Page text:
May 31, 2008
There are many second generation country stars that build on the legacy of the famous parent that came before them. Lorrie Morgan is one of the few that actually eclipsed her famous parent, becoming one of the most popular female country artists during the nineties gold rush.
Of course, she’d been chasing the dream long before that. She was born the daughter of George Morgan, an Opry member who had his biggest hit in 1949 with “Candy Kisses.” Morgan has described herself as an “Opry brat,” a kid who grew up backstage of the venerable institution. She was 13 when she made her own Opry debut, garnering a huge ovation for her rendition of Marie Osmond’s “Paper Roses.” Three short years later, her father died suddenly. Still a teen in high school, she dedicated herself fully to pursuing her own singing career, both to carry on her father’s legacy and help pay the bills he left behind.
To say things went slowly would be an understatement. She was nineteen when she released her first single, the Eddy Raven-penned “Two People in Love” on ABC Records. After that stopped at #75, she put out the Liz Anderson-penned “Tell me I’m Only Dreaming” on MCA, which also failed to capture an audience. A third single in 1979, “I’m Completely Satisfied With You,” was a studio-spliced posthumous duet with her late father. It stopped at No. 93.
Morgan went back to the drawing board, playing clubs in the early eighties and touring briefly with George Jones. She appeared on the Opry whenever she could. The familial atmosphere there connected her to her history, and despite the fact that she had not had any hits by 1984, she was invited to join the cast. She spent the eighties appearing regularly on the Opry while seeking a new recording contract. She ended up signing with RCA in 1988, the label home of her husband Keith Whitley.
This time, she found the audience she’d been looking for. Her debut album Leave the Light On connected with the new country fans that were flooding the market. Big hits like “Five Minutes,” “Out of Your Shoes” and “Dear Me” had a sophisticated pop-country sound that recalled the Nashville Sound stylings of her fellow Opry mate Jeannie Seely. The tragic death of Whitley led to their studio-created duet “‘Til a Tear Becomes a Rose,” which won the CMA Vocal Event award in 1989.
For her second album, Morgan explored her country roots further, making George Jones’ “A Picture of Me (Without You)” a hit again. But it was the title track of Something in Red that made her a superstar. The sweeping Broadway-style ballad wasn’t a huge radio hit, but it connected so deeply with listeners that it pushed both of her albums to platinum sales. It also earned her a Grammy nomination.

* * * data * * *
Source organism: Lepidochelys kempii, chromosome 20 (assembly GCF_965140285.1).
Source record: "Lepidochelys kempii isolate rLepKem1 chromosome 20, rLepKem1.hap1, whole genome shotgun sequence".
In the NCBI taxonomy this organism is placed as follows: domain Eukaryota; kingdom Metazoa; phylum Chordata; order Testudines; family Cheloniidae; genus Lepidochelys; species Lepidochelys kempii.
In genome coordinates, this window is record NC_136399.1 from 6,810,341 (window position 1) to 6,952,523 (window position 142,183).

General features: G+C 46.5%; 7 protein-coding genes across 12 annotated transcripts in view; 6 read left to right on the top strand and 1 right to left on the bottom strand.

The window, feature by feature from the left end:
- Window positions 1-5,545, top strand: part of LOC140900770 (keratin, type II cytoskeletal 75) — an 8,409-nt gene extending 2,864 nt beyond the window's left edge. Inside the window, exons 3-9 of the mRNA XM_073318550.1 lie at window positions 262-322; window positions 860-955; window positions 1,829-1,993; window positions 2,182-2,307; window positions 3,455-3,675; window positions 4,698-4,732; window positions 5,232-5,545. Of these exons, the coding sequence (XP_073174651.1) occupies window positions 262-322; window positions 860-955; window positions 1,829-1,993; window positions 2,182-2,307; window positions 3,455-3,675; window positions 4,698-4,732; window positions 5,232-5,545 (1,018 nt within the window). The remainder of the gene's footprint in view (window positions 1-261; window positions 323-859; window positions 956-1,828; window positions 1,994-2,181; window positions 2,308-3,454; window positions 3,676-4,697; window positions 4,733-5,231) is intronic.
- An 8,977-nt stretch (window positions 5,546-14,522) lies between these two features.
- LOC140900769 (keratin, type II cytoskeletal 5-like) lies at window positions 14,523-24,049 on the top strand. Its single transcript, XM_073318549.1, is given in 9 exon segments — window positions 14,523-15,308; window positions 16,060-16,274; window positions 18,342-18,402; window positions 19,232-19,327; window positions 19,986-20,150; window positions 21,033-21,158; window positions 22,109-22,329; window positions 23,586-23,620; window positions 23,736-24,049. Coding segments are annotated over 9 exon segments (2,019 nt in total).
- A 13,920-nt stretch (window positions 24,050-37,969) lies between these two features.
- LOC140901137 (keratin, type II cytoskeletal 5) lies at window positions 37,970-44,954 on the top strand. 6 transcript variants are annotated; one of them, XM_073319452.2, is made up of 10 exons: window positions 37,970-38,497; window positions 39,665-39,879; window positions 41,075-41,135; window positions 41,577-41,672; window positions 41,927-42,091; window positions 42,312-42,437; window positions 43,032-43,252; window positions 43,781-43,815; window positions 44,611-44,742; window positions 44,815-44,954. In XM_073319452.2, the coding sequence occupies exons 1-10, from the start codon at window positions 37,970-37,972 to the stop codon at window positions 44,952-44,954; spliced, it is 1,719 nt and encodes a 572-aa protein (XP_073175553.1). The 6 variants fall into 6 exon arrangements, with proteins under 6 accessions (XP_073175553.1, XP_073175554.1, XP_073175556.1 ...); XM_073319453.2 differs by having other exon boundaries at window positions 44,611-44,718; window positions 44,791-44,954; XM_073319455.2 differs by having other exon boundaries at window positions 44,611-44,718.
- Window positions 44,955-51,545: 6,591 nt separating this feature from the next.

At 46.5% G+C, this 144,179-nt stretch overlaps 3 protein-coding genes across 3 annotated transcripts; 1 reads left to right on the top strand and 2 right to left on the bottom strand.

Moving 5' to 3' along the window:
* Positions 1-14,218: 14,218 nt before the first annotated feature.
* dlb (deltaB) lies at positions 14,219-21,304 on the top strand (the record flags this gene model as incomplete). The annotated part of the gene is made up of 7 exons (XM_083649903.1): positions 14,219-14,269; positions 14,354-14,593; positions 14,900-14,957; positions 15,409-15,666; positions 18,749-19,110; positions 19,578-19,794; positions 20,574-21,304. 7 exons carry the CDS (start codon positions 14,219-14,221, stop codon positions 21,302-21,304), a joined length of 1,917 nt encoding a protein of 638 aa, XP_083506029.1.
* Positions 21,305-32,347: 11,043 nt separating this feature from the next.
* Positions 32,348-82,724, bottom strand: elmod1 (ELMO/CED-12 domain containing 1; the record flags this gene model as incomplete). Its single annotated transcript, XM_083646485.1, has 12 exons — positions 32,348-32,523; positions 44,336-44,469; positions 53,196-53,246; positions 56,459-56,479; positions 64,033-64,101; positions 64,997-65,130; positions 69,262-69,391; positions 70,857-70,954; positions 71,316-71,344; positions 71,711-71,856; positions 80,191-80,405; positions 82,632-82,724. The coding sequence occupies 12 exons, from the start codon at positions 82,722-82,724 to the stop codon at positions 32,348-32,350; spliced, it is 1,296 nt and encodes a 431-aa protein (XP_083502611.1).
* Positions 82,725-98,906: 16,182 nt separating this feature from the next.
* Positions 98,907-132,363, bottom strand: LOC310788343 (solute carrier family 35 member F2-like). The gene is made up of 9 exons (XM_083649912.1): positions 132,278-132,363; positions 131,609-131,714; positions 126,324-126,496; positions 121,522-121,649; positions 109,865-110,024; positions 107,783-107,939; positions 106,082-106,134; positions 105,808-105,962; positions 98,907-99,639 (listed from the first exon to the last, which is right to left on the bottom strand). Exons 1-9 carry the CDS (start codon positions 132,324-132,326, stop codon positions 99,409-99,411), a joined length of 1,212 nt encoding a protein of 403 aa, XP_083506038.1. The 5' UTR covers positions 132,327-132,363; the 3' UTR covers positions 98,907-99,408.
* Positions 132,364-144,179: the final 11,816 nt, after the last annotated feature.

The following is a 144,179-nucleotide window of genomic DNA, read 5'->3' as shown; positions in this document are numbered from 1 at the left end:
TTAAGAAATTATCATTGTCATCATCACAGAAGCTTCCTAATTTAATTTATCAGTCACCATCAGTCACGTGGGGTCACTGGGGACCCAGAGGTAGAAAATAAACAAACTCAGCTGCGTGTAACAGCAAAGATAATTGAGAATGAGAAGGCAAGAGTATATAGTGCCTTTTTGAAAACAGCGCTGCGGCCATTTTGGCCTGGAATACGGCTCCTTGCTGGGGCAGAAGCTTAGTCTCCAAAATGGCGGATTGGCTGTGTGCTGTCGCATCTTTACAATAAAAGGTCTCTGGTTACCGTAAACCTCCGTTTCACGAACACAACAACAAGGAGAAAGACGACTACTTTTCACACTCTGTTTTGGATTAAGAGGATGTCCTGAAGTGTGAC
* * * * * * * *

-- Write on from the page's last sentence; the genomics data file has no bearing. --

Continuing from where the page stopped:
Morgan’s winning ways continued with her third set, Watch Me, which featured big hits like the title cut and “What Part of No.” Morgan’s biggest heroine was Tammy Wynette, and she received a proud endorsement from the legend for the album’s hit “I Guess You Had to Be There”, which Wynette said was one of the first real country thing she’d heard on the radio in a long time.
Morgan revealed her songwriting gifts for the first time on her fourth album War Paint, which featured her heartbreaking tribute to Whitley, “If You Came Back From Heaven.” The album went gold. A Greatest Hits collection in 1995 produced the No. 1 hit “I Didn’t Know My Own Strength,” and again showed her penchant for classic country with its cover of the Billie Jo Spears hit “Standing Tall.”
Morgan collaborated with the Beach Boys on a rousing rendition of their hit “Don’t Worry Baby,” while finishing out the nineties with two more gold albums, the stellar Greater Need and its solid follow-up Shakin’ Things Up. After that, radio favor faded, despite smart covers of Kim Richey (“Here I Go Again”) and Bobbie Cryner (“You’d Think He’d Know Me Better”). Morgan followed her muse, covering pop standards on Secret Love and releasing a duet album with Sammy Kershaw.
In 2004, Morgan released her most personal album to date, Show Me How, which scored a minor hit with the single mom anthem “Do You Still Want To Buy Me That Drink (Frank).” Morgan has continued to perform on the Opry, and is currently prepping the release of her first album of self-penned material this summer. She is also preparing an album of country classics to follow that set. This promising pair of future releases indicate that she’ll continue to build on the impressive legacy she’s already established.
- “Out of Your Shoes,” 1989
- “Five Minutes,” 1990
- “Something in Red,” 1992
- “What Part of No,” 1992
- “I Didn’t Know My Own Strength,” 1995
- “Good as I Was to You,” 1997
- Something in Red, 1991
- Watch Me, 1992
- Greater Need, 1996
- Show Me How, 2004
- CMA Vocal Event (“‘Til a Tear Becomes a Rose”), 1989
- CMA Album (Common Thread: The Songs of the Eagles), 1994